Smith noted that aside from being thick and lush, the velvet was virtually impenetrable. Typically, at this time of year, any leftover velvet is withered and easy to remove with a fingernail. But try as he may, he couldn’t even scratch the covering. What’s more, the velvet antlers seemed to grow directly into the deer’s skull—no pronounced, mushroomed collar or burrs near the pedicle. Dr. Samuel said that clue only reinforces his opinion about the deer’s low-testosterone condition.
“Older deer with this condition become cactus bucks because they don’t shed their antlers and a new set tries to grow on top of the old one. It makes them look really weird around the base. But given that he has a relatively symmetrical frame, I’d say this is its first rack after some kind of testicular injury,” Dr. Samuel says. “This condition can also have a similar effect in does, only in those cases, the females carry velvet antlers because they have too much testosterone—not the other way around. A doe’s racks stay in velvet and doesn’t shed, the same as a buck.”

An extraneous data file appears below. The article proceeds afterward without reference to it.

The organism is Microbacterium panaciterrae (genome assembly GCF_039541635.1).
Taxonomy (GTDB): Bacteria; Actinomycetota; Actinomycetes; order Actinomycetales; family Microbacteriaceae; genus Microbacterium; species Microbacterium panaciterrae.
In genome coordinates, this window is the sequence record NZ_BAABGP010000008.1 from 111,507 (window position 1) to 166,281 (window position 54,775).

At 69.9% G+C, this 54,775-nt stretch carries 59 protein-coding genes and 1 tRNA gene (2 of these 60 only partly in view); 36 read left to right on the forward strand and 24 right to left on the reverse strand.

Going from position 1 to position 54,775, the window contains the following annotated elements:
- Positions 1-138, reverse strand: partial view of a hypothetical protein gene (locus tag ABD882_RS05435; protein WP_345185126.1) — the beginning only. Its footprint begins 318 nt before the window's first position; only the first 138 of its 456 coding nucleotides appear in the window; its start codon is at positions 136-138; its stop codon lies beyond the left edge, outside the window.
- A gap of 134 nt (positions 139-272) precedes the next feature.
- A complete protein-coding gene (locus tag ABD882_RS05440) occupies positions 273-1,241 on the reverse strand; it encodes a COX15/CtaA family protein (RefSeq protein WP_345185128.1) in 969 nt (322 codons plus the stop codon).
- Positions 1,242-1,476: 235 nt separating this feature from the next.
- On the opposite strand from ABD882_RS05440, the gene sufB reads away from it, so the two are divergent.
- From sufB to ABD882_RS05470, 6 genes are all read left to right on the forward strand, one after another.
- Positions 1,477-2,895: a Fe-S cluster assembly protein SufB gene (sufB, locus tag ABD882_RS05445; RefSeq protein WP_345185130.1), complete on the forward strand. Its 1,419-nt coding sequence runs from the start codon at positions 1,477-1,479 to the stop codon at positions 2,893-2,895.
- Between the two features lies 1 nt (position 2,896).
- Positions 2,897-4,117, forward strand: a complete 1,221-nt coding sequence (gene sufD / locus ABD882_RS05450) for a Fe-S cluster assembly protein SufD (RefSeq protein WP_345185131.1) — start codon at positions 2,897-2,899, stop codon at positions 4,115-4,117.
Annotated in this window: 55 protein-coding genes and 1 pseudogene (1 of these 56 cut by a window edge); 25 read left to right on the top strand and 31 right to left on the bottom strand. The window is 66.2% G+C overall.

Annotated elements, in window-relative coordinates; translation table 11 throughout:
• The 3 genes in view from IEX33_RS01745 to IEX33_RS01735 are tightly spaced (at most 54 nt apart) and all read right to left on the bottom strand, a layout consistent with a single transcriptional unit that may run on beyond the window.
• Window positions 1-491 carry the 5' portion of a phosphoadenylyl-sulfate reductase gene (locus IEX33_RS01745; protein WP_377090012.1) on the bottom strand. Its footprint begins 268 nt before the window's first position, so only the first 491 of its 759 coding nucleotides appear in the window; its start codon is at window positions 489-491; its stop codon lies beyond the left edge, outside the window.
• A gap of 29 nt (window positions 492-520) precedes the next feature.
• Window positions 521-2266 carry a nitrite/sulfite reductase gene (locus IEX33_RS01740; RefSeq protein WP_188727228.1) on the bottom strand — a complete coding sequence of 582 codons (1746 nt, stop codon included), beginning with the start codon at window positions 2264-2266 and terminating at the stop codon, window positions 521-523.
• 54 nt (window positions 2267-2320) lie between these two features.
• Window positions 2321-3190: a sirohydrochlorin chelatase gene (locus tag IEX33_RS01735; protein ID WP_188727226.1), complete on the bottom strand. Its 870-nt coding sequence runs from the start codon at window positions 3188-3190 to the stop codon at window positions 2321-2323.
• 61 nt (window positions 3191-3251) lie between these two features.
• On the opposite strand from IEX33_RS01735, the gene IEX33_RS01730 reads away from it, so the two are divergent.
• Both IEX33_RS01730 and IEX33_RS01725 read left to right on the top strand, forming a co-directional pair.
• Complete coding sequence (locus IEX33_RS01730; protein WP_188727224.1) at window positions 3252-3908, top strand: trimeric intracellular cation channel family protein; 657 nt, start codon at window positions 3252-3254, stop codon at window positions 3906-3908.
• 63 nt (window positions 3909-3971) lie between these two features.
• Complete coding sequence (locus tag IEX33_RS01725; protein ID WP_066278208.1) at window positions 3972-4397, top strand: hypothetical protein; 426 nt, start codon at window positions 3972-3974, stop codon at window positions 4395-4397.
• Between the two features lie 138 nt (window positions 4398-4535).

Low testosterone could also explain why Smith’s buck showed no signs of rutting behavior or reaction to his grunt calls. Without normal levels, the urge to mate likely wasn’t a passing thought.
“The good news is low testosterone levels don’t affect meat quality at all,” Dr. Samuel says. “But I don’t know if this condition would make him sterile. While the deer has reduced testosterone, I wouldn’t think he’d lose the ability to mate, but there’s a good chance he’s lost the desire. It all depends on how much testosterone he’s working on.”
After close inspection, Smith says he couldn’t find any injury that might suggest the deer’s low testosterone levels were the result of non-biological factors, and that while it’s certainly not the biggest buck he’s dispatched, it ranks high on his whitetail resume.
“There was nothing on the deer that made me think it had been injured,” Smith says. “It was a large bodied deer, his coat was in great shape and thick, but his neck wasn’t swollen like you’d expect to see at this time of year. And when I field dressed, he had the proper parts. In all respects, he looked like a normal deer, just with a bunch of hair on his rack,” Smith says. “It’s not often that you can see a buck that you didn’t even know could exist, then be able to hunt him for five days straight, and harvest him at the end. That’s made this all that much more special. It’s quite a trophy—a pretty cool deer.”